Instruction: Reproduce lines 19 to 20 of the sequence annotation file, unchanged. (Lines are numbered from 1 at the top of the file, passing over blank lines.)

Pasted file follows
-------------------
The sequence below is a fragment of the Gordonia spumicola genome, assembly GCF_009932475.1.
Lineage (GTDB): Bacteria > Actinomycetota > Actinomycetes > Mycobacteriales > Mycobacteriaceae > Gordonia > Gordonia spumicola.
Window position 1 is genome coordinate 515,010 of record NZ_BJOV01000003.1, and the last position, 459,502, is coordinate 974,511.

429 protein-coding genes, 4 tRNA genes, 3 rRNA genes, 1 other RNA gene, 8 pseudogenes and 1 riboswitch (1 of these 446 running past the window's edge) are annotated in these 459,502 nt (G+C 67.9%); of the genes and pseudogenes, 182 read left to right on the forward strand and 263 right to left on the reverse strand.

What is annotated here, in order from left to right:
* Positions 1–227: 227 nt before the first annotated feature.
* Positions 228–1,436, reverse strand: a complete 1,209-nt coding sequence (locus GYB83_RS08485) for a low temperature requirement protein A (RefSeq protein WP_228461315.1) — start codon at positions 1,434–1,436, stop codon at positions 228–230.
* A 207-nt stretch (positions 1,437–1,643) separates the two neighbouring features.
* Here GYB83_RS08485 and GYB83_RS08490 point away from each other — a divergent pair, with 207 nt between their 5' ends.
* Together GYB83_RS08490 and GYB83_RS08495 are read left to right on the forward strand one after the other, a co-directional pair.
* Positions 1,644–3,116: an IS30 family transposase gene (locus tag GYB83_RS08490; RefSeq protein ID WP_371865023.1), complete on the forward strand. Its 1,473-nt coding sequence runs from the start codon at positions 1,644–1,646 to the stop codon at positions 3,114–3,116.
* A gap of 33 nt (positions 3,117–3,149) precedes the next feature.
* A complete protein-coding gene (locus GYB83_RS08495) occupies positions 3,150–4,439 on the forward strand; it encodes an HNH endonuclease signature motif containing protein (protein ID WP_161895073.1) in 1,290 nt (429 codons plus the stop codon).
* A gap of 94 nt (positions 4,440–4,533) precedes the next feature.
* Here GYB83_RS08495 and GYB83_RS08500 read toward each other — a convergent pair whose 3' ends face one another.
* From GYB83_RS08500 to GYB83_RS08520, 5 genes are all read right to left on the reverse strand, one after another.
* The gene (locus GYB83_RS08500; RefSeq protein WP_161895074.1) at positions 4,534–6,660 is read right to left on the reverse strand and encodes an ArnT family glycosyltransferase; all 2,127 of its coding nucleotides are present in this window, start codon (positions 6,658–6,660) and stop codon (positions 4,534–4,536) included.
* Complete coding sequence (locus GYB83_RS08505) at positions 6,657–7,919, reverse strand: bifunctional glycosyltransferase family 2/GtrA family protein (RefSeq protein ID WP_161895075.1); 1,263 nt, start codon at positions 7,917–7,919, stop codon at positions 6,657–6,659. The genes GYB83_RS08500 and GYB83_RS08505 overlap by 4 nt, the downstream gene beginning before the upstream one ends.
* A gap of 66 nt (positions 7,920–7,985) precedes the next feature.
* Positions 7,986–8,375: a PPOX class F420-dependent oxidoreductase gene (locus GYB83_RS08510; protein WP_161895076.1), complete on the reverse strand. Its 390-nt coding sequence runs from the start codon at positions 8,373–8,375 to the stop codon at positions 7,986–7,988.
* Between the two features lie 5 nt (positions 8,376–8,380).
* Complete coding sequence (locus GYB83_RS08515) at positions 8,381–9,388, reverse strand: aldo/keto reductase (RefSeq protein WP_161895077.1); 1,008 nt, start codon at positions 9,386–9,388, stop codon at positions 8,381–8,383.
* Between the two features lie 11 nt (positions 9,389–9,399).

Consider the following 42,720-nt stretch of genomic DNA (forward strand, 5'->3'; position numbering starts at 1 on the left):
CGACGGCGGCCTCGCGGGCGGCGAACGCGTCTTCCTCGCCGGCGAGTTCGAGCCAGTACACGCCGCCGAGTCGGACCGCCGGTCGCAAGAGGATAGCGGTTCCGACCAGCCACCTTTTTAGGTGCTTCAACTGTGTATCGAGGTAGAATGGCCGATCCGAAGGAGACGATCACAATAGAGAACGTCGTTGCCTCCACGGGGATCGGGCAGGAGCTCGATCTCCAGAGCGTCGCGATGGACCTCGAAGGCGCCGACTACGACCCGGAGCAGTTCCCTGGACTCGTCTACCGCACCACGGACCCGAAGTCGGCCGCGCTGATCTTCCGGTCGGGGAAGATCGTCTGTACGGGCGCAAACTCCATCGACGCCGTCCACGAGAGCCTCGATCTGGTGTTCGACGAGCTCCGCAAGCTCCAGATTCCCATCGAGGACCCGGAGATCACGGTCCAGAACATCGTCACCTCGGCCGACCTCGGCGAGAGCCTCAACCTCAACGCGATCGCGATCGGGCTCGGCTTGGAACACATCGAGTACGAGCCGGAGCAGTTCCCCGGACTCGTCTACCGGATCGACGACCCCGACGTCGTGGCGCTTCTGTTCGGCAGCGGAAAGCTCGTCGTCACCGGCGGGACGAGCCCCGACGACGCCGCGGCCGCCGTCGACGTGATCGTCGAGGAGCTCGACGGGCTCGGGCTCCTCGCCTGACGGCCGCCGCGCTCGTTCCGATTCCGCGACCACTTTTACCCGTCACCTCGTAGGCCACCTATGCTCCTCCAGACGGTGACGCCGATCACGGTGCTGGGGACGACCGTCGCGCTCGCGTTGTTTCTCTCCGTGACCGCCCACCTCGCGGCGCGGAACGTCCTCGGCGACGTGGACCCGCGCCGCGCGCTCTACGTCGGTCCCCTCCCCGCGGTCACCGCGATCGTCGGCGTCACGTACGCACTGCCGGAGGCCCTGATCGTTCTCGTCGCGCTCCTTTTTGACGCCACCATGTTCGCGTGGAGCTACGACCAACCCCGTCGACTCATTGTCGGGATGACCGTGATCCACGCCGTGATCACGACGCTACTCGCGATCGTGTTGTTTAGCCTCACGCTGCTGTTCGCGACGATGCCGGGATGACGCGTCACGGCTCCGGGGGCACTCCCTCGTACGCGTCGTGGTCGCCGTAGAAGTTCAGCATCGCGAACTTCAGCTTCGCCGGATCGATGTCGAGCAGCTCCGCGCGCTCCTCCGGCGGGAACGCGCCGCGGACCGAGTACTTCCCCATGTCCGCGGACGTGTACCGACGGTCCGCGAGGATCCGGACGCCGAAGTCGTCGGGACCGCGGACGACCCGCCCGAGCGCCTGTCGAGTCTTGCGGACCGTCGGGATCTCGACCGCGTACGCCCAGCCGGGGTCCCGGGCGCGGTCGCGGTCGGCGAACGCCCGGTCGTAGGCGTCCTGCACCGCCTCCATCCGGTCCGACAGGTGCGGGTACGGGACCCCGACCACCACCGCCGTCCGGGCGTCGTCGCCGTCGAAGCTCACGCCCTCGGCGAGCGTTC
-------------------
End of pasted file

* A gap of 66 nt (positions 7,920–7,985) precedes the next feature.
* Positions 7,986–8,375: a PPOX class F420-dependent oxidoreductase gene (locus GYB83_RS08510; protein WP_161895076.1), complete on the reverse strand. Its 390-nt coding sequence runs from the start codon at positions 8,373–8,375 to the stop codon at positions 7,986–7,988.